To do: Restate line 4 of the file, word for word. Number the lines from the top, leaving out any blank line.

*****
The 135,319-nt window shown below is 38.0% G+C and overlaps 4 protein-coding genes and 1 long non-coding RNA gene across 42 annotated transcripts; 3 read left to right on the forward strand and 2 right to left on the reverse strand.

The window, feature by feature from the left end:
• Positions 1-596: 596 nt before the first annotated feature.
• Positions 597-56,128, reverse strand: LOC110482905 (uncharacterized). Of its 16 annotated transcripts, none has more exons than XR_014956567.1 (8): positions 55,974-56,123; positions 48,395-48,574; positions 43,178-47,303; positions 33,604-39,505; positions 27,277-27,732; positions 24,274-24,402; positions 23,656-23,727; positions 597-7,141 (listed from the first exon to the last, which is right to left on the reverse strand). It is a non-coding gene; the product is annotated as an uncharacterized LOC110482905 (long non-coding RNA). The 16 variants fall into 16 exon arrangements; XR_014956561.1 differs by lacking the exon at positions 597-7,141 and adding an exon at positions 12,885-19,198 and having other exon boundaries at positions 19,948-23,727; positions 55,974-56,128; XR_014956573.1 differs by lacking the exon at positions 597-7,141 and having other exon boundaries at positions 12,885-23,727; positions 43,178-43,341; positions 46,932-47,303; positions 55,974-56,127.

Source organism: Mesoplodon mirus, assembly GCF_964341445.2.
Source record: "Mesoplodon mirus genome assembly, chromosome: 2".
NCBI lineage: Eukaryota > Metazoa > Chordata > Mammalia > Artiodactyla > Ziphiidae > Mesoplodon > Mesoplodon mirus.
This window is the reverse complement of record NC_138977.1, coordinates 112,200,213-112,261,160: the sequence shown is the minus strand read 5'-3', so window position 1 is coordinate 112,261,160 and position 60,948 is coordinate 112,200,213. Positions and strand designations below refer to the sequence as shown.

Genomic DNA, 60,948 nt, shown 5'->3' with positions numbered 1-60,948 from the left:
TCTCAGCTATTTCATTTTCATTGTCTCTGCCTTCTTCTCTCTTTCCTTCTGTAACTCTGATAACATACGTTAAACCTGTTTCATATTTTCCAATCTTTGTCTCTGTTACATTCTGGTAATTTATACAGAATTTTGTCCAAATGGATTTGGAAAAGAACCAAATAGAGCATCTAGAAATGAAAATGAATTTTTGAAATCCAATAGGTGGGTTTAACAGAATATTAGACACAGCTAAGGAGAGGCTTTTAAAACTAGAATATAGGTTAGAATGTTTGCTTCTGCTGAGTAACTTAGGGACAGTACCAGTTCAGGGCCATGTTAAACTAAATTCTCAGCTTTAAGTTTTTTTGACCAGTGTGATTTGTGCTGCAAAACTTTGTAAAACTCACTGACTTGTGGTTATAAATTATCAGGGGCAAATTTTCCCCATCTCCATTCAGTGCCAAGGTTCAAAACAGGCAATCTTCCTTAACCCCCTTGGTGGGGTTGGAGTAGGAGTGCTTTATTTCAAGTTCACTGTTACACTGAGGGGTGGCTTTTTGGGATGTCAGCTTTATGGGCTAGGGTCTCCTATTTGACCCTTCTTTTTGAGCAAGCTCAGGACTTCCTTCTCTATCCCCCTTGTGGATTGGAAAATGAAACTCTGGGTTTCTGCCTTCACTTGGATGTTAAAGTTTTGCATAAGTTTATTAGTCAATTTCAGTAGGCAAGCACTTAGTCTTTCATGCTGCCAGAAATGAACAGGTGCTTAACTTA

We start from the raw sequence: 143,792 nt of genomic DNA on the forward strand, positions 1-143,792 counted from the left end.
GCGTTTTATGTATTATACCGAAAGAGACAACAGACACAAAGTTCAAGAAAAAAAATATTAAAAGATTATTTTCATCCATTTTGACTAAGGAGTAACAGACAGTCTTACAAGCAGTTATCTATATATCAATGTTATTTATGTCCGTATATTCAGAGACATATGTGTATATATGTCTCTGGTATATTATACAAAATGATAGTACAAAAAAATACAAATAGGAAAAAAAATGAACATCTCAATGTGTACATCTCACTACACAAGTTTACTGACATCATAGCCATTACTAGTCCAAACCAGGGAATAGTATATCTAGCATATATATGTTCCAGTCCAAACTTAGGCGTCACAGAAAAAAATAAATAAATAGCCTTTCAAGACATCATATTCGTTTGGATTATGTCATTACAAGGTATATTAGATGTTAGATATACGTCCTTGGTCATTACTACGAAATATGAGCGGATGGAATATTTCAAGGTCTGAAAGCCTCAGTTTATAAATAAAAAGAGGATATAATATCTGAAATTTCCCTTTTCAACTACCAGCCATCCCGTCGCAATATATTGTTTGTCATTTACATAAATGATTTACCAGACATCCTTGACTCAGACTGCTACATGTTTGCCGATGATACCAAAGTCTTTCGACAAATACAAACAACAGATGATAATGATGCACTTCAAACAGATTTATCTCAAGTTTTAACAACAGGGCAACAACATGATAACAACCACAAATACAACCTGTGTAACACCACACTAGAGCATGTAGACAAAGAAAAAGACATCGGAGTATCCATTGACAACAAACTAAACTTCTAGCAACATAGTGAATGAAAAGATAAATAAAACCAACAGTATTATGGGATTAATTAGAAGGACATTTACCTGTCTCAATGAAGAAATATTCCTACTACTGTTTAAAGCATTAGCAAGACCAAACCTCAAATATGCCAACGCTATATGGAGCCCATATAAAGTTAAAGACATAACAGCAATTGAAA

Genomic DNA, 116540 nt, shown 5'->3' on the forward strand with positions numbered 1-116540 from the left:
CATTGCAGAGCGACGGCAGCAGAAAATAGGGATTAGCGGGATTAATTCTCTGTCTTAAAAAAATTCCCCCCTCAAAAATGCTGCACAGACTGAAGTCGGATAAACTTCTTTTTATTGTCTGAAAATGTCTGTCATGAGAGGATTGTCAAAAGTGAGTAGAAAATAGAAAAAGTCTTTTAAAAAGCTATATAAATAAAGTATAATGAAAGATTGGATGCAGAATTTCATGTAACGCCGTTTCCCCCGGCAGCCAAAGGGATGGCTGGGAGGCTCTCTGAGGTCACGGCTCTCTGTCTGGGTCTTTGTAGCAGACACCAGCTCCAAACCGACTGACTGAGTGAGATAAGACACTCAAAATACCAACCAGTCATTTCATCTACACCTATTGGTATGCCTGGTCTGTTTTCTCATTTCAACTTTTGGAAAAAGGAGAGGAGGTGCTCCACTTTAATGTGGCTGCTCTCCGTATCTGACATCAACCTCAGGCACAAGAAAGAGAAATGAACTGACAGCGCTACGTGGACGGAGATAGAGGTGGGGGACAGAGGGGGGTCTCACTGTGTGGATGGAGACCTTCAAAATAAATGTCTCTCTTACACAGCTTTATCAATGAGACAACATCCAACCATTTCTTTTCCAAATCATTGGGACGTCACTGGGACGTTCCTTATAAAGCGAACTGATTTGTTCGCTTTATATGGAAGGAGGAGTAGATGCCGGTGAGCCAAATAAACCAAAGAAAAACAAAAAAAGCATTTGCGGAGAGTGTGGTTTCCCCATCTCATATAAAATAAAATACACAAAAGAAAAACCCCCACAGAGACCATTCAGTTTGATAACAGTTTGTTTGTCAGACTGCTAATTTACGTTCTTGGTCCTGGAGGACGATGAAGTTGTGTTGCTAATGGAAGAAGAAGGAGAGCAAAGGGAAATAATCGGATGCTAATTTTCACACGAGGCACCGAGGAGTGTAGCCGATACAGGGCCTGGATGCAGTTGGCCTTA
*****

• Positions 597-56,128, reverse strand: LOC110482905 (uncharacterized). Of its 16 annotated transcripts, none has more exons than XR_014956567.1 (8): positions 55,974-56,123; positions 48,395-48,574; positions 43,178-47,303; positions 33,604-39,505; positions 27,277-27,732; positions 24,274-24,402; positions 23,656-23,727; positions 597-7,141 (listed from the first exon to the last, which is right to left on the reverse strand). It is a non-coding gene; the product is annotated as an uncharacterized LOC110482905 (long non-coding RNA). The 16 variants fall into 16 exon arrangements; XR_014956561.1 differs by lacking the exon at positions 597-7,141 and adding an exon at positions 12,885-19,198 and having other exon boundaries at positions 19,948-23,727; positions 55,974-56,128; XR_014956573.1 differs by lacking the exon at positions 597-7,141 and having other exon boundaries at positions 12,885-23,727; positions 43,178-43,341; positions 46,932-47,303; positions 55,974-56,127.